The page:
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Gender Wage Gap No Where Close to Fixed.

gender wage gapA woman in the United States will make 78 percent of what a man makes in similar employment.

According to Census Bureau data, the rate has only slightly increased (about 1 percent) in the last few years after a huge leap of improvement in 2007. The gender wage gap is a clear representation of the inequality in the U.S, and the fact that improvement isn’t being made is more than concerning for working woman across the nation.

In 1960, a woman made 61 percent of every man’s salary; 54 years later and that percentage has only risen 17 points. This means that if a man makes $50,000 a year, a woman with the same position will only make $39,000.

Gender-race gaps also show shocking statistics: an African-American woman working full-time makes 64 cents for every dollar a white man makes; while Hispanic women make just 54 cents.

The wage difference is due to multiple factors, including the laws that clash between raising one’s children and work demands, but mostly the gap seems to be from flat-out discrimination. A woman will make less than a man at almost every job, will be paid less starting in their first year out-of-college, and is less likely to be hired.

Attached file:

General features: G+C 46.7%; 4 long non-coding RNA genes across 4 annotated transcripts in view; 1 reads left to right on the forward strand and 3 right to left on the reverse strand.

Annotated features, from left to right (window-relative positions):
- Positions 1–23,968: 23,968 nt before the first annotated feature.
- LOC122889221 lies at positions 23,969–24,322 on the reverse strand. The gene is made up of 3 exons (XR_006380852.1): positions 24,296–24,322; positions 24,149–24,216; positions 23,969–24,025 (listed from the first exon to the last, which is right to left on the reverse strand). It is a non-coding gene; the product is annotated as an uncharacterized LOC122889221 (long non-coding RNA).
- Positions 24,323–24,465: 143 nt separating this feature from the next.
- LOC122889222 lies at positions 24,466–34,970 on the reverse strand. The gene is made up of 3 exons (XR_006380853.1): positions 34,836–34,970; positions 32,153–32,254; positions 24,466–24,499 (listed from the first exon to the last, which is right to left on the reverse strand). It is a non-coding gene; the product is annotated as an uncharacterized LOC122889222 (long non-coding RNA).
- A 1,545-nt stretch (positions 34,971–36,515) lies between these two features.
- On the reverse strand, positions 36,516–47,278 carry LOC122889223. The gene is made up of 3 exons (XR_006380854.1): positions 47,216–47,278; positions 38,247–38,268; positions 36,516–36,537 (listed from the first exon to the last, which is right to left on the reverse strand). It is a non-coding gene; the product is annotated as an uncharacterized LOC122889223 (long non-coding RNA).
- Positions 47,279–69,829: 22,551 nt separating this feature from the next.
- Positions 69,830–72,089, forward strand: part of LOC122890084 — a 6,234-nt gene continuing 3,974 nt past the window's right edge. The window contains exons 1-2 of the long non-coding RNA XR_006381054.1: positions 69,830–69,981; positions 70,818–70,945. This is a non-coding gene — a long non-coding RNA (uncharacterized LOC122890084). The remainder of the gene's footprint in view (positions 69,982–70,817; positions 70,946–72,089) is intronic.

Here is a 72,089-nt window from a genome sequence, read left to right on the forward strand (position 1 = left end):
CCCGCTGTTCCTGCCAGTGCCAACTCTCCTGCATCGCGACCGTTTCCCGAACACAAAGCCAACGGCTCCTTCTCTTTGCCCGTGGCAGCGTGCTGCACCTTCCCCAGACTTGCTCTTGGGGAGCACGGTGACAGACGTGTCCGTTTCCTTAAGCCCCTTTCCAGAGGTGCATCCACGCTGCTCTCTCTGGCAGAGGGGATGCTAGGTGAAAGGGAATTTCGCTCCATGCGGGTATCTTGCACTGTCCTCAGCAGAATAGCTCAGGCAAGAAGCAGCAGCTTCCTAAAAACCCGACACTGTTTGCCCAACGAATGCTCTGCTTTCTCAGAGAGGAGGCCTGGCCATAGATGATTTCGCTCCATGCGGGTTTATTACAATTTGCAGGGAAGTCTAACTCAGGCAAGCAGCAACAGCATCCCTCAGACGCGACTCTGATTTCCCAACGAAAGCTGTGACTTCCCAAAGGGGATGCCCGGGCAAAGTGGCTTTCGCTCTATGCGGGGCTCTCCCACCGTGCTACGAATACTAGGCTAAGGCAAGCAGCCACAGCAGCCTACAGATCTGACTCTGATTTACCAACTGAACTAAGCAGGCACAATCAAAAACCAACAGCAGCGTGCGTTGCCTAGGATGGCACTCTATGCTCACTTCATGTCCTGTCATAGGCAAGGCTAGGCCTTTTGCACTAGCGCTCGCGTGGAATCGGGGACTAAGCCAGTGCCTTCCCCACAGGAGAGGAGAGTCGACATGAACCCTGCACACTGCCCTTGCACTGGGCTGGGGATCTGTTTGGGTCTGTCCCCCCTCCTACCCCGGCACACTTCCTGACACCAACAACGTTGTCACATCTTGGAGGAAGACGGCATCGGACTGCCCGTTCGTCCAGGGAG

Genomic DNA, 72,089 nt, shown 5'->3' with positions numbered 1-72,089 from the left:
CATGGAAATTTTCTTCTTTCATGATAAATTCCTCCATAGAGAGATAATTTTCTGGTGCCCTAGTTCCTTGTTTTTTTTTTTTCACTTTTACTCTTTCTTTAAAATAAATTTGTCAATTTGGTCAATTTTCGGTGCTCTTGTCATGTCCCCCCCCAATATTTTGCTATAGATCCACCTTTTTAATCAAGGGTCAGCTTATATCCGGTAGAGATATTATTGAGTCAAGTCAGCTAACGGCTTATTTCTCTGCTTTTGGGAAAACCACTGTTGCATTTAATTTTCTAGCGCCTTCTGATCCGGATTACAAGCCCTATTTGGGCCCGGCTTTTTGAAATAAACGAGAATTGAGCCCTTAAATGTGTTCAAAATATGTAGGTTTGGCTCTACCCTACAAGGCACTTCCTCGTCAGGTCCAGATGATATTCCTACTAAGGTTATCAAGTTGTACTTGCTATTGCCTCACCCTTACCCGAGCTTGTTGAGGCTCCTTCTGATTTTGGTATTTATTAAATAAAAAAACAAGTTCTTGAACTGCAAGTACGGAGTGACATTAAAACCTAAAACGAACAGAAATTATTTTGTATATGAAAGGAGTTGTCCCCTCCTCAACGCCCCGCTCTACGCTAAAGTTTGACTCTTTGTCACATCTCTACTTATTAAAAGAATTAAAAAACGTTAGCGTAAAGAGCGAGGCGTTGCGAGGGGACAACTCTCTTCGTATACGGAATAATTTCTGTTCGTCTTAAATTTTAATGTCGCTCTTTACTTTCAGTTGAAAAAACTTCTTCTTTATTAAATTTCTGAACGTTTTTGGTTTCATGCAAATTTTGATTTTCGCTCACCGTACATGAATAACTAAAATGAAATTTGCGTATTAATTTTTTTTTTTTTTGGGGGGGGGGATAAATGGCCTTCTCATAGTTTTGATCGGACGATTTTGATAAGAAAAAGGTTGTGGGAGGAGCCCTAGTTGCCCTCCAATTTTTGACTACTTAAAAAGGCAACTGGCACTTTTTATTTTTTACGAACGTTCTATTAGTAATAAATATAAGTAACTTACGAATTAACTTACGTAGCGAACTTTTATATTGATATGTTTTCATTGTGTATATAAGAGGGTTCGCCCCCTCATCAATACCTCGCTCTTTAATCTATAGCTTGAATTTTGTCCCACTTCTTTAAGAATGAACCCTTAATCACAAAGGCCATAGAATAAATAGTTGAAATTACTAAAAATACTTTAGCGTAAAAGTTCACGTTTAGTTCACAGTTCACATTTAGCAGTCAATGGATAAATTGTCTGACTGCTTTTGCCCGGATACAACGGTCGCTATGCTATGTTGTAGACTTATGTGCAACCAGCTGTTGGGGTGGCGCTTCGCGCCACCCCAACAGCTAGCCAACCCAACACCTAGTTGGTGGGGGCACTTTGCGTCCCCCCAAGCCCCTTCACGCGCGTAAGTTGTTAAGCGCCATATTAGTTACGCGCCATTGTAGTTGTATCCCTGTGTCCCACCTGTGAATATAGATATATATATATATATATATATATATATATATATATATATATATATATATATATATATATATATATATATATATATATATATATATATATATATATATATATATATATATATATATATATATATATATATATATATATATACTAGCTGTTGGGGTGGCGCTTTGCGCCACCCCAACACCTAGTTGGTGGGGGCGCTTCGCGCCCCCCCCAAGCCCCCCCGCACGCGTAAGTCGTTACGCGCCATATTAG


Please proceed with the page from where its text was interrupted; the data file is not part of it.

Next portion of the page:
The first step for establishing equality? First, implement legislation to help women in the workplace, paid maternity leave requirements, affordable child care, and family-friendly attitudes.

Secondly, ban salary-secrecy laws. Banning salary-secrecy would allow women to know if they’re not earning as much as male counterparts, and give them the ability to take action in the workplace.

Minnesota has made multiple steps to reaching equal pay, starting last spring with the Women’s Economic Security Act. WESA introduced several programs to make it easier for working women including childcare legislation, workplace discrimination laws, helping woman owned business’s succeed and making several steps to closing the wage gap. They worked on closing the earnings gap for women by ensuring the state contractors  are in compliance with equal pay laws and  by protecting employees who discuss compensation from retaliation.

Even with legislation like WESA for the last ten years, the wage gap has been at almost a complete standstill. It’s outrageous that today women still have to fight for equality.

There’s a lot more work to be done to get that 78 cents up to a dollar.

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